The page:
(COLORADO SPRINGS, Colo.) — Five people were killed and dozens others were injured in a mass shooting at an LGBTQ nightclub in Colorado, officials said.
The suspect, 22-year-old Anderson Lee Aldrich, allegedly began shooting with a long rifle as soon as he walked into Club Q in Colorado Springs late Saturday night, Colorado Springs Police Chief Adrian Vasquez said.
At least two people, whom authorities described as heroes, then confronted Aldrich and fought with him, which saved more lives, police said.
The shooting is being investigated as a hate crime.
Bartender Michael Anderson told ABC News he heard pops, and when he looked up he saw “the shadow of a grown man wielding a rifle.”
The first 911 call came in at 11:56 p.m. Saturday and an officer was dispatched to the scene seconds later, Lt. Pamela Castro, spokesperson for the Colorado Springs Police Department, told reporters. The first officer arrived at midnight, and the suspect was detained by 12:02 a.m., Castro said.
At least two guns, including a long gun, were recovered from the scene, police said.
In addition to the five victims who were killed, at least 25 people were injured, according to Colorado Springs city officials.
Aldrich was injured and remains in the hospital, police said. His release will be determined by medical personnel, Castro said.
He’s facing five counts of murder and five counts of bias-motivated crime causing bodily injury.
The owner of Club Q, Nic Grzecka, told ABC News that they didn’t recognize the suspect and had never seen him inside their business.
Active shooter protocol was also activated, Grzecka said, which is something Club Q has had in place since the 2016 Pulse nightclub shooting in Orlando, Florida.
Club Q hosts a weekly drag show and live DJ on Saturday nights, according to its website. The club described the shooting as a “hate attack,” saying it was “devastated by the senseless attack on our community.”
The club is a safe haven for the LGBTQ community, Vasquez said, adding that he is saddened and heartbroken by the attack that took place there.
Aldrich was arrested in a June 2021 bomb threat incident after the El Paso County Sheriff’s Office was alerted that he was in possession of a homemade bomb, law enforcement officers briefed on the investigation told ABC News.
He was charged with two counts of felony menacing and three counts of first-degree kidnapping, but no explosives were found in his home, Colorado Springs radio station KRDO reported.
Colorado’s red flag law, which went into effect in 2020, allows relatives, household members and law enforcement to ask a judge to order the seizure of a gun owner’s weapons if that owner is believed to be a risk to themself or others.
It is unclear whether the law would have stopped the suspect from targeting the club, El Paso County Sheriff Bill Elder told ABC News.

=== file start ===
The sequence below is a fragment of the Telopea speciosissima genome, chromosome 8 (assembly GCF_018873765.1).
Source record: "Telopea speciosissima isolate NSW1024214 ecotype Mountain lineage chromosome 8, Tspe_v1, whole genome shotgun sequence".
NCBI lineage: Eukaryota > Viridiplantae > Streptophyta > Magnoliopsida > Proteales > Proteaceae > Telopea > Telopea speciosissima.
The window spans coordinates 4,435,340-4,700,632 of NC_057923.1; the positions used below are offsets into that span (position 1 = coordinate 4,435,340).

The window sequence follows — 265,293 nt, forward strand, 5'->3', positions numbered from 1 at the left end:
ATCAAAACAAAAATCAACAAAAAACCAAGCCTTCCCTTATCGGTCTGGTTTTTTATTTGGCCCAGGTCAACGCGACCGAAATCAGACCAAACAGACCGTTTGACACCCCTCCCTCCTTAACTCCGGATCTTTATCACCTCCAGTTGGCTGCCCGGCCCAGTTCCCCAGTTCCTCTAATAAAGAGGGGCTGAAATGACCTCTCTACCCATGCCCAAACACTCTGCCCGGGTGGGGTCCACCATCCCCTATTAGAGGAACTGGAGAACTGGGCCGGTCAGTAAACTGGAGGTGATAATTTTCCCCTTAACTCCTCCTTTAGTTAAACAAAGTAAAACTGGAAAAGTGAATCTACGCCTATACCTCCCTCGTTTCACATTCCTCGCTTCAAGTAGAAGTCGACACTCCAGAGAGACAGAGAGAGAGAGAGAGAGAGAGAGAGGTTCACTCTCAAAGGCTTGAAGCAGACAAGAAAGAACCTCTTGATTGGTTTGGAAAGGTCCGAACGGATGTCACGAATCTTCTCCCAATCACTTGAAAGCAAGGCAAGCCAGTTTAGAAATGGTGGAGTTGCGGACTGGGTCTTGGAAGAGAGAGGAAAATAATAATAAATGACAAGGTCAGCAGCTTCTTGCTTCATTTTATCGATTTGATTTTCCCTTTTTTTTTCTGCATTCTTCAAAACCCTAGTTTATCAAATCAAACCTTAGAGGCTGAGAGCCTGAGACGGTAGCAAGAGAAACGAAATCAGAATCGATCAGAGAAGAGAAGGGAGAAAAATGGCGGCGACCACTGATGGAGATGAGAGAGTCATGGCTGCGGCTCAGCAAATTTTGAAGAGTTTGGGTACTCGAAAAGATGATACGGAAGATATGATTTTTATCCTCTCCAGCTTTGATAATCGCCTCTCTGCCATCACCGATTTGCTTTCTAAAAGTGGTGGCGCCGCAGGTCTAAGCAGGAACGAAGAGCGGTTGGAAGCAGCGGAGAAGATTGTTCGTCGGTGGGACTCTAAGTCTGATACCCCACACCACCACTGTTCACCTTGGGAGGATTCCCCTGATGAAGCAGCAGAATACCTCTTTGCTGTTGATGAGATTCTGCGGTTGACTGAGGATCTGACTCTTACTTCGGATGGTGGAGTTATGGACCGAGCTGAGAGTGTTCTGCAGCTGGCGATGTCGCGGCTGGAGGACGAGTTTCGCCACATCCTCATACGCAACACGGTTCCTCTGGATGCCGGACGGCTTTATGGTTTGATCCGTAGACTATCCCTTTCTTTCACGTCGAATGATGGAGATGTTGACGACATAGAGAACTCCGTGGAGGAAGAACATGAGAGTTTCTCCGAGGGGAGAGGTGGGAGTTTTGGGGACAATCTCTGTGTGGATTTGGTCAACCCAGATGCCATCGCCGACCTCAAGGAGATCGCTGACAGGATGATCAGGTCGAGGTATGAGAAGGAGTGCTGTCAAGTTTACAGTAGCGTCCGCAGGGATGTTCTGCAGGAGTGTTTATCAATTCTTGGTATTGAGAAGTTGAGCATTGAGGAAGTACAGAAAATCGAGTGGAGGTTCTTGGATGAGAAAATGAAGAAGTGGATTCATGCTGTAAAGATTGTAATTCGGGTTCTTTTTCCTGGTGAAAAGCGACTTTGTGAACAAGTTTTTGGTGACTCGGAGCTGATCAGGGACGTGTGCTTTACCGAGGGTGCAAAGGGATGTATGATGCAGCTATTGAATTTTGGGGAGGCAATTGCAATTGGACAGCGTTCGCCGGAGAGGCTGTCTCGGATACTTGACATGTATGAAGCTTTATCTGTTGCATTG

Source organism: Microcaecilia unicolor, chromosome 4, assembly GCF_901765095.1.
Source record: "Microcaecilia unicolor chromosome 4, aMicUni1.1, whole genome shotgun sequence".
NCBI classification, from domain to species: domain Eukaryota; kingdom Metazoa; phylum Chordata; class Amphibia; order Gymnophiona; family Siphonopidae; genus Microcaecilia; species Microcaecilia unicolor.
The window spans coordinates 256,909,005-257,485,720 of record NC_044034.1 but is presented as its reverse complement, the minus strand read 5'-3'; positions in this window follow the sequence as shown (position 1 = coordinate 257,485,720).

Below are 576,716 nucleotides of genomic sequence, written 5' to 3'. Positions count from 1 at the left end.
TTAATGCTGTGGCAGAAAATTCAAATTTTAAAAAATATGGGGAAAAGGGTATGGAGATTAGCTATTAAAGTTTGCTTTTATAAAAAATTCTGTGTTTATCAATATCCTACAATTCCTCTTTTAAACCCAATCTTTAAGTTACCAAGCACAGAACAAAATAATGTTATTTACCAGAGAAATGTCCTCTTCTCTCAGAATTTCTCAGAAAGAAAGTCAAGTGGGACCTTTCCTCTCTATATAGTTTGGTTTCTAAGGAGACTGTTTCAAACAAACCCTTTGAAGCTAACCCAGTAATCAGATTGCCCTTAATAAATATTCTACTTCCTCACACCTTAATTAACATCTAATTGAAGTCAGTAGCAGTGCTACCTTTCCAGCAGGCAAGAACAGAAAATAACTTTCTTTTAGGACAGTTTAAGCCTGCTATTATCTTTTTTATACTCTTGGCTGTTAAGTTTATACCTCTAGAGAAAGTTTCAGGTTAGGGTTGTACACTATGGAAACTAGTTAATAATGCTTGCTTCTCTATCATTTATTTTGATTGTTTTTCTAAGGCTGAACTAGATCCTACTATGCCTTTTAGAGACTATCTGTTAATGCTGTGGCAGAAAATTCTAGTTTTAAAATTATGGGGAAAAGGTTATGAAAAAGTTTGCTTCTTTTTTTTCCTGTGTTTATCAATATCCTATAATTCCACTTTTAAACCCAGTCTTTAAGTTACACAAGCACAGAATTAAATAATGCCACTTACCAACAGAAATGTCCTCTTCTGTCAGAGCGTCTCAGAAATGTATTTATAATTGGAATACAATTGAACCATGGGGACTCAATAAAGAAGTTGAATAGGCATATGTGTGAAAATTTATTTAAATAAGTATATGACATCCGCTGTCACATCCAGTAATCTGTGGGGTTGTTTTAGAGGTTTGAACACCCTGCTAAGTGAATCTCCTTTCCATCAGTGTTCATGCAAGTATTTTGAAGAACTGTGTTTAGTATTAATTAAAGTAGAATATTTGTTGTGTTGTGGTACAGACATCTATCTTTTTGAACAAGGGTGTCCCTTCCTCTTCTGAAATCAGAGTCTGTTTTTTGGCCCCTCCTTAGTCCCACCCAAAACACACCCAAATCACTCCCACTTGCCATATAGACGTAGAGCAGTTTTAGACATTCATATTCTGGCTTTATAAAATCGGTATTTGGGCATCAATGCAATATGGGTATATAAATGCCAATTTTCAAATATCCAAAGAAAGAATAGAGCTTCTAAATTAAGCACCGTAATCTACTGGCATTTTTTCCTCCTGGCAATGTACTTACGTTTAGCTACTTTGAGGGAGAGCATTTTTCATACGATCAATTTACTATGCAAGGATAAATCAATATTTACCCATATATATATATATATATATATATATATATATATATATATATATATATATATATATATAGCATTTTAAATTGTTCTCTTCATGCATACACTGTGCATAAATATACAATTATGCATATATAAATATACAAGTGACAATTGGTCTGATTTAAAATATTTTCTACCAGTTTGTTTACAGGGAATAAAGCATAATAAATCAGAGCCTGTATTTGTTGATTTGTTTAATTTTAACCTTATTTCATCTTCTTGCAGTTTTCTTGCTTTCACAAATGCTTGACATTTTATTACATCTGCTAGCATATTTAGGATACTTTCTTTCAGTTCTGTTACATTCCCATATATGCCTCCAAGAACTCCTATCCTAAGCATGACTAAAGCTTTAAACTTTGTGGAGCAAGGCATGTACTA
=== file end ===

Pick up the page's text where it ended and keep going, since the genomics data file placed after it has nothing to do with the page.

Elder did not recall the circumstances surrounding Aldrich’s 2021 arrest, he said.
Colorado Gov. Jared Polis tweeted that he is “devastated.”
“My heart breaks for the family and friends of those lost, injured and traumatized in this terrible shooting,” he said.
“Our prayers and thoughts are with all the victims and their families and friends,” the club said in a statement posted on Facebook. “We thank the quick reactions of heroic customers that subdued the gunman and ended this hate attack.”
The shooting unfolded on the eve of Transgender Day of Remembrance.
President Joe Biden said in a statement that “the LGBTQI+ community has been subjected to horrific hate violence in recent years,” drawing comparisons to the 2016 Pulse Nightclub shooting in Orlando.
“Places that are supposed to be safe spaces of acceptance and celebration should never be turned into places of terror and violence. Yet it happens far too often,” Biden said. “We must drive out the inequities that contribute to violence against LGBTQI+ people. We cannot and must not tolerate hate.”
Colorado Sen. John Hickenlooper tweeted that the LGBTQ community needs to be protected from “this hate.”
Colorado Sen. Michael Bennet tweeted that he was “sending strength to those who were injured, the survivors, and Colorado’s LGBTQ community.”
“As we seek justice for this unimaginable act, we must do more to protect the LGBTQ community and stand firm against discrimination and hate in every form,” Bennett said.
“Our hearts are broken for the victims of the horrific tragedy in Colorado Springs, and their loved ones,” GLAAD President and CEO Sarah Kate Ellis said in a statement Sunday. “This unspeakable attack has robbed countless people of their friends and family and an entire community’s sense of safety. You can draw a straight line from the false and vile rhetoric about LGBTQ people spread by extremists and amplified across social media, to the nearly 300 anti-LGBTQ bills introduced this year, to the dozens of attacks on our community like this one.”
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